The pace of change is exhausting. They’re changing the passport, changing the $20 bill, closing the ServiceOntario machines and starting Christmas music later at Shoppers Drug Mart. So much to learn, so little time.
Let’s start with the last one. An unanticipated wave of common sense swept over the business community, resulting in a decision by a major retail chain to hold off on the Christmas music until at least after Remembrance Day.
You might not even have noticed that it was missing in the days after Halloween. But maybe you did. Maybe you were walking through the drugstore with an odd little feeling that something was just a bit off. Then you realized, right there in the razor blades aisle, that the song playing was Raindrops Are Falling on My Head, not Jingle Bell Rock.
Somehow you resisted the urge to complain. When you learned the reason why, you might even have applauded. Christmas music, particularly the cheery commercial kind, can wait until after we have had time to think about the costs and sacrifices of war. Who knows, maybe the idea will catch on, more businesses will adopt this practice next year and we can be spared Frosty the Snow Man until there is actual frost.
Meanwhile, there are gains and losses in the war against technology. Example: fancy new passports coming which will be full of iconic Canadian images and iconic Canadian politicians, not all of them Conservative.
The passports will also have the inevitable chip in them, electronic rather than edible. The chip will have an antenna, which isn’t as alarming as it sounds. You can still put it in your pocket, but you can also wave it at a scanner which will then know everything about you.
Apparently the scanner won’t know more about you than a person could, from reading what’s printed on the passport, but in our society we now like our machines to know as much as possible.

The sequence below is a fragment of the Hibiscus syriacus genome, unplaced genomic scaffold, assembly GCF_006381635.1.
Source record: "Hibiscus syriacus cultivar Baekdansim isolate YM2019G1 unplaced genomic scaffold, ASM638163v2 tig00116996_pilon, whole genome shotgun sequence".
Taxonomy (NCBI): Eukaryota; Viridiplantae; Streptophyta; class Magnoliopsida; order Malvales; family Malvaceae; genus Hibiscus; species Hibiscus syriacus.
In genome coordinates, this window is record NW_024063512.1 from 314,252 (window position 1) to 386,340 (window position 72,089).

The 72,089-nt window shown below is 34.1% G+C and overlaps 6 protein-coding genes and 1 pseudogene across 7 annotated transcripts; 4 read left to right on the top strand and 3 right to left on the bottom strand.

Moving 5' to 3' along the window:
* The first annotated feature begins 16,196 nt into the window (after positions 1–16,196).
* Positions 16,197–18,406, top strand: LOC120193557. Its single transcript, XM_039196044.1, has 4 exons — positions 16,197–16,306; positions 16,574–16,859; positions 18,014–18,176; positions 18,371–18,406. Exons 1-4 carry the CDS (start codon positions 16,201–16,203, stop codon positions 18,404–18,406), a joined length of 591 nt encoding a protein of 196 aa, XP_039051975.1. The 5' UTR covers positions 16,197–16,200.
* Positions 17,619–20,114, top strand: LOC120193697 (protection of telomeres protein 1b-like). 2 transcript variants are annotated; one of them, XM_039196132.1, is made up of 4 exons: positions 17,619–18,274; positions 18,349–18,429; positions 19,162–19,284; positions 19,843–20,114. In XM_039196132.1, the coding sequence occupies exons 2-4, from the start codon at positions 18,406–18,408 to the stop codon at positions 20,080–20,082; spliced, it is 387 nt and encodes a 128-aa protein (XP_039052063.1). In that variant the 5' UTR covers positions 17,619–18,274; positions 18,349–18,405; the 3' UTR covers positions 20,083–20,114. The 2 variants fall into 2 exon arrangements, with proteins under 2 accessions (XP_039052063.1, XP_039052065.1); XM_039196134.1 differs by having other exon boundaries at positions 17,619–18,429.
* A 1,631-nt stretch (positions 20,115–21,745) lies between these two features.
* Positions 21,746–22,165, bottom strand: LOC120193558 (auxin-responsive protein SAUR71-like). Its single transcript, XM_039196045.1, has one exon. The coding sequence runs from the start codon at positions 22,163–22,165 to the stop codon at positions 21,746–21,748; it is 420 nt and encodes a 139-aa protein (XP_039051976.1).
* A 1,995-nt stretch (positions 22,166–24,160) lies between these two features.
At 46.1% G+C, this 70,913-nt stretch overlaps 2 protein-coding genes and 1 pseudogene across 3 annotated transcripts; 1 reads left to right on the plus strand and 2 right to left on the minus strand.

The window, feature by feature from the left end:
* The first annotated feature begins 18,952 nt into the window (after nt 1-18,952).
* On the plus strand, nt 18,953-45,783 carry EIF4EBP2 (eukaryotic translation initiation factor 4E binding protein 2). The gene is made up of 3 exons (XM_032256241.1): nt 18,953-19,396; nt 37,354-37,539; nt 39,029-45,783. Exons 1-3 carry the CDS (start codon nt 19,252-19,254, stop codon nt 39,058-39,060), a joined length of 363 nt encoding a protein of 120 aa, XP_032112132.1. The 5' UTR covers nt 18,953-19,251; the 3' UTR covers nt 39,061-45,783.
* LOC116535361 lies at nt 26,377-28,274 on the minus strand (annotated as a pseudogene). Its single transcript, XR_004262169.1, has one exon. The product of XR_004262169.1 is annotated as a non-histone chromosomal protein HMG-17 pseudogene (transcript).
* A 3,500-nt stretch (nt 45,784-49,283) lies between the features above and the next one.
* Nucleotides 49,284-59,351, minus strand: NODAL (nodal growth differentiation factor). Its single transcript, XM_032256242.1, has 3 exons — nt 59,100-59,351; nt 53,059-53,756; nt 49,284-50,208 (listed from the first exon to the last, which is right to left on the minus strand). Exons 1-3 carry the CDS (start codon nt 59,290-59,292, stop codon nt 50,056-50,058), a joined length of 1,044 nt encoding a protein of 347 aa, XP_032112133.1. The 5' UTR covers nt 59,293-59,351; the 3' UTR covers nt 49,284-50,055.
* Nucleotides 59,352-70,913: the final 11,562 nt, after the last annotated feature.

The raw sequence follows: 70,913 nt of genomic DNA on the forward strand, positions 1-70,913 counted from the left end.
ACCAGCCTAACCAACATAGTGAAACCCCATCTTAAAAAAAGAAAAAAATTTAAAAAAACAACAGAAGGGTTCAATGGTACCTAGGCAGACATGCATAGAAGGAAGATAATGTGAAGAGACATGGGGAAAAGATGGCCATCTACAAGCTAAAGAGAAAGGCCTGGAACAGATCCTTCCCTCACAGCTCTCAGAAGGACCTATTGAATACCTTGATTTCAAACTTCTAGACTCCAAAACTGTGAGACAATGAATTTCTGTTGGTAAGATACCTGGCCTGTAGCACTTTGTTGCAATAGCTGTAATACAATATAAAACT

People less so. That’s why the Ontario government put machines in most of the shopping centres, allowing you to do such things as renew your car registration without having to be in contact with a human being. Those machines were actually quite efficient and enabled you to skip long line-ups. For some reason there weren’t long line-ups at the machines.
But among those who did line up, it seems, were cyber-crooks, who were suspected of wanting to learn what the machine knew, such as people’s credit card information. So the government shut the machines down temporarily, and now permanently.
This is sort of a victory over technology because now you might go back to a human being to get your registration. Amazingly, when I did so recently, there was no lineup, the process was quick and efficient and I was out of there quicker than if I’d been dealing with the machine. Plus I think someone smiled.
The lack of a lineup might have been due to more people doing their government business online. Still, it is worth keeping in mind that when you deal with a human being rather than a machine you might be helping human beings stay employed.
Speaking of which — and apologies for the lame transition — Queen Elizabeth is more fully employed on the new $20 bill than she was on the old one. The bill, issued last week, has her image on it three times, compared to the old bill’s one. There’s the big portrait on the front of the bill and smaller images peering out from those metallic strips front and back.
On the new $50, which was issued in March, the three images are of Mackenzie King, so this one is definitely an improvement.
Six Queens will get you a new passport, which you can wave at a scanner and it will know everything about you. Is life great or what?